linux-intro-2010 - Using LINUX a BCMB/CHEM 8190 Tutorial...

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Using LINUX – a BCMB/CHEM 8190 Tutorial Updated (1/6/10) Objective: Learn some basic aspects of the UNIX operating system and how to use it. What is UNIX? UNIX is the operating system used by most computers that do not use Windows or Mac OS. Most very large computers, and most specialized computers used by scientists use some version of UNIX. UNIX comes in many varieties, most of which have a lot in common. Macintosh computers, for instance, use UNIX (a version of BSD UNIX). Silicon Graphics computers use IRIX, lots of PC users use LINUX, etc. Fortunately, these varieties are very similar, and most of what you need to learn to be able to use any of these is common to them all. Some knowledge of UNIX and related subject matter is not only useful to scientists but obligatory. In this tutorial, we will get to know some simple UNIX commands, etc. The Biochemistry computer lab in the Life Sciences building at UGA has a collection of workstations (PCs) networked to a central server. These use a version of LINUX called RED HAT. The setup allows your accounts and files to reside on the server so that you can sit at (and login from) any workstation. UNIX Help There are thousands of on-line UNIX help/tutorial sites, and hundreds of UNIX books for you to purchase (or check out of the library!). The University of Georgia Enterprise Information Technology Services (EITS) has a nice online UNIX tutorial ( ). UNIX Shells Unix “shells” are vehicles or interfaces for interacting with the UNIX “kernel”. There are several different ones: Bourne shell (bash), C shell (csh / tcsh), Korn shell (ksh), etc. . For our tutorial today we will use the t shell . There are lots of websites that can tell you about the different shells (for instance ). Terminal We’ll assume that you’ve sitting at one of the networked workstations. You will see a login page asking for your username (your accounts will be set up on the first day of class). After giving your user name you will be asked for a password. Enter the one given you and hit return on the keyboard. Remember that both your user name and password are case sensitive – anita, Anita, and ANITA are all different. One of your first tasks will be to change your password. At this point everyone at UGA should have completed the SecureUGA training modules. One of the modules gives advice on passwords. If you haven’t completed this or need a refresher go to the website: . Once logged in you should see an icon called YourName_Home. Click on this icon to get a home window. Go to the pull-down list under “File” on the top bar and select “open terminal”. You will see a prompt containing the directory path you are in and ending with “$”.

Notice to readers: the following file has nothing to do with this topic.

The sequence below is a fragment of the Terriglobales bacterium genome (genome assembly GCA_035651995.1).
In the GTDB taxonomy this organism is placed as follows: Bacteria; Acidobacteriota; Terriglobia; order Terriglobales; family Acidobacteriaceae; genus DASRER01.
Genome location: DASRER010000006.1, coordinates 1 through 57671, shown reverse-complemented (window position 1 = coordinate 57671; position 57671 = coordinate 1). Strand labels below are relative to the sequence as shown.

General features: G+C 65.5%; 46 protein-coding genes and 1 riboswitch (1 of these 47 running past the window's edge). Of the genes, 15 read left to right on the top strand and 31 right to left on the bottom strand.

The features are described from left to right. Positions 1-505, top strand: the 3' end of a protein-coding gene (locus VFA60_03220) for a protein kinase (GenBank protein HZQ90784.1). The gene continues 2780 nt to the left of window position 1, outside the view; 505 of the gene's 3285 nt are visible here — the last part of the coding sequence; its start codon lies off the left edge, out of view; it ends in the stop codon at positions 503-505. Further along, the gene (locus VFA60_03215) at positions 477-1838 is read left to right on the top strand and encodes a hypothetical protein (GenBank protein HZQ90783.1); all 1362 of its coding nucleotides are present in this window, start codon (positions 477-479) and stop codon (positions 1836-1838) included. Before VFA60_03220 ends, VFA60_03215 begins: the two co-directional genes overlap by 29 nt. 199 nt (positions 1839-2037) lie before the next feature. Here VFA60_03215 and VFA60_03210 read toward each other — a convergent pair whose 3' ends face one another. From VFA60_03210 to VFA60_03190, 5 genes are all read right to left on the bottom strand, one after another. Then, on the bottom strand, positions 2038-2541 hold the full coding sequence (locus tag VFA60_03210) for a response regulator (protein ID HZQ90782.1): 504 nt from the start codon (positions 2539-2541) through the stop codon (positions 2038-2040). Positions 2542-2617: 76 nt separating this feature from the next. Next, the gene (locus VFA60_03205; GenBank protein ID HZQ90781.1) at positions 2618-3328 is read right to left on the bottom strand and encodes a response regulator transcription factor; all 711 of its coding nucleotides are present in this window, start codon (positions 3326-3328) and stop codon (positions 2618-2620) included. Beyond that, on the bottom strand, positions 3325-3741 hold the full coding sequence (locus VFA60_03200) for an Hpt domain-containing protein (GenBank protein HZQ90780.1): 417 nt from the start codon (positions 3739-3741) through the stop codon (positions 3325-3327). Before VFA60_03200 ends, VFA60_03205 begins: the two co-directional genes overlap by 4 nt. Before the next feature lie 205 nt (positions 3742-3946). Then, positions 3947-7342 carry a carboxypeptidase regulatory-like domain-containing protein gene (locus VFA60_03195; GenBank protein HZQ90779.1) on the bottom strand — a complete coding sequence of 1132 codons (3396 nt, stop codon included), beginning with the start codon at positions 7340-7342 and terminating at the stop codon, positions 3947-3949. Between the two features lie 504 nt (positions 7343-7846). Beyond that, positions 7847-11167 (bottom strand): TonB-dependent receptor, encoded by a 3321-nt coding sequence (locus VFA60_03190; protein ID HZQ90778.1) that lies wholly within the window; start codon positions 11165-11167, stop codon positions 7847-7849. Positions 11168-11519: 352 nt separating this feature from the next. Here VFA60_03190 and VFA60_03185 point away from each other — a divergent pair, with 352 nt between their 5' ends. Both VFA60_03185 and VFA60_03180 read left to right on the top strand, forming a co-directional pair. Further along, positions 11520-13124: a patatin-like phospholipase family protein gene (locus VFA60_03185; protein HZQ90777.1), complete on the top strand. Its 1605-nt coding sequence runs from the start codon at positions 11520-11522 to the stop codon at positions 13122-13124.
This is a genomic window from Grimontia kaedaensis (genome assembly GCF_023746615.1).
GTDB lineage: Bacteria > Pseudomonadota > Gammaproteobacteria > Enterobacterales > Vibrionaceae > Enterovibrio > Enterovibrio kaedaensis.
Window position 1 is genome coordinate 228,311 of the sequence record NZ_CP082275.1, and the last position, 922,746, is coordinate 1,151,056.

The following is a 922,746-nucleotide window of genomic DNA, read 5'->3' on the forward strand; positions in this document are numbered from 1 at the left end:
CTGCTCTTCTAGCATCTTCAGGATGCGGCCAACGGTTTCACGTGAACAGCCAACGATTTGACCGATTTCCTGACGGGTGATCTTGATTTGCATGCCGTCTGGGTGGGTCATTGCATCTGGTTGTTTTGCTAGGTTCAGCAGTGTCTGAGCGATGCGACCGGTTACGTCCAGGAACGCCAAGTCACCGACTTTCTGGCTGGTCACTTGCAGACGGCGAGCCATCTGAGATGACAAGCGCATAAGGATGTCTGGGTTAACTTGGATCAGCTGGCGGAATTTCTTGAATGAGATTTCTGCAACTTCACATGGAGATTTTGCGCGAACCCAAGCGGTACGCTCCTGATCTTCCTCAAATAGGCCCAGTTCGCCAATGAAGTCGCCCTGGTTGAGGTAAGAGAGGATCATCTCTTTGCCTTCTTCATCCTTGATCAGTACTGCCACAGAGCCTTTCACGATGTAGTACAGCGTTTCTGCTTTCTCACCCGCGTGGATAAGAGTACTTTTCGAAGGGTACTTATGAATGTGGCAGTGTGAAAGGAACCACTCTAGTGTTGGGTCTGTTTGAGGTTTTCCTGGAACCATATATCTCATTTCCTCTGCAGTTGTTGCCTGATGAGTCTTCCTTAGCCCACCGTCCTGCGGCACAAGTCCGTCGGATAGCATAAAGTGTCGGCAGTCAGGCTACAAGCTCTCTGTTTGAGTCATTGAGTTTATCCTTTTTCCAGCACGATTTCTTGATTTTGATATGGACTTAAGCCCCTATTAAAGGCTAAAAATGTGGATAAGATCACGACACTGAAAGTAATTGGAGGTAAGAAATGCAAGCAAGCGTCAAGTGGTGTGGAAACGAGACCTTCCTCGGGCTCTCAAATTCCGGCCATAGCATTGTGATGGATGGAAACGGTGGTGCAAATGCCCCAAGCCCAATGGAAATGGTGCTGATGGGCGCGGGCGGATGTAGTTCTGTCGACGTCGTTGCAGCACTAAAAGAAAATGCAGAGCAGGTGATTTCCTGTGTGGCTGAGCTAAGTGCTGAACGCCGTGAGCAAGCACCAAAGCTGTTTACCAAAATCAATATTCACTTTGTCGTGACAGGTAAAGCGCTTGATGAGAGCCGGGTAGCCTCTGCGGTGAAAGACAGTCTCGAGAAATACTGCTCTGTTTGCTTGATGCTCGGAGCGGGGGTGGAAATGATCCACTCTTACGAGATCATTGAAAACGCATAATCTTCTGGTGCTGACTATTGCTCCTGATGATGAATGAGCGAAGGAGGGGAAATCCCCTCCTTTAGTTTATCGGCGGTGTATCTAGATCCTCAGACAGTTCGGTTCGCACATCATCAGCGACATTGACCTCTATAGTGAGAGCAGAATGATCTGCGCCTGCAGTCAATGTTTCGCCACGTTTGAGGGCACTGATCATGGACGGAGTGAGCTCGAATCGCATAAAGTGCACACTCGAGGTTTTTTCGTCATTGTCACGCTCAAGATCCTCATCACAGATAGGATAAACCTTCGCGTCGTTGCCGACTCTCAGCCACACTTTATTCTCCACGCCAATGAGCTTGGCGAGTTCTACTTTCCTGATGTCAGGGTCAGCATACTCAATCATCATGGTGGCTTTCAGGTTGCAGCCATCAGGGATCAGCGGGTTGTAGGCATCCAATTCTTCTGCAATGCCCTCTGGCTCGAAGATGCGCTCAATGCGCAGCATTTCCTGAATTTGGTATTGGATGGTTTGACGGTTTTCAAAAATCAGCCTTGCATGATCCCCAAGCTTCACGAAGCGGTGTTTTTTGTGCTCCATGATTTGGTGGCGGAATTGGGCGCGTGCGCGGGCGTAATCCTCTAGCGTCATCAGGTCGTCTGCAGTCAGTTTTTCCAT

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This note was uploaded on 11/07/2011 for the course CHEM 8853R taught by Professor Gelbaum during the Fall '11 term at Georgia Tech.

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linux-intro-2010 - Using LINUX a BCMB/CHEM 8190 Tutorial...

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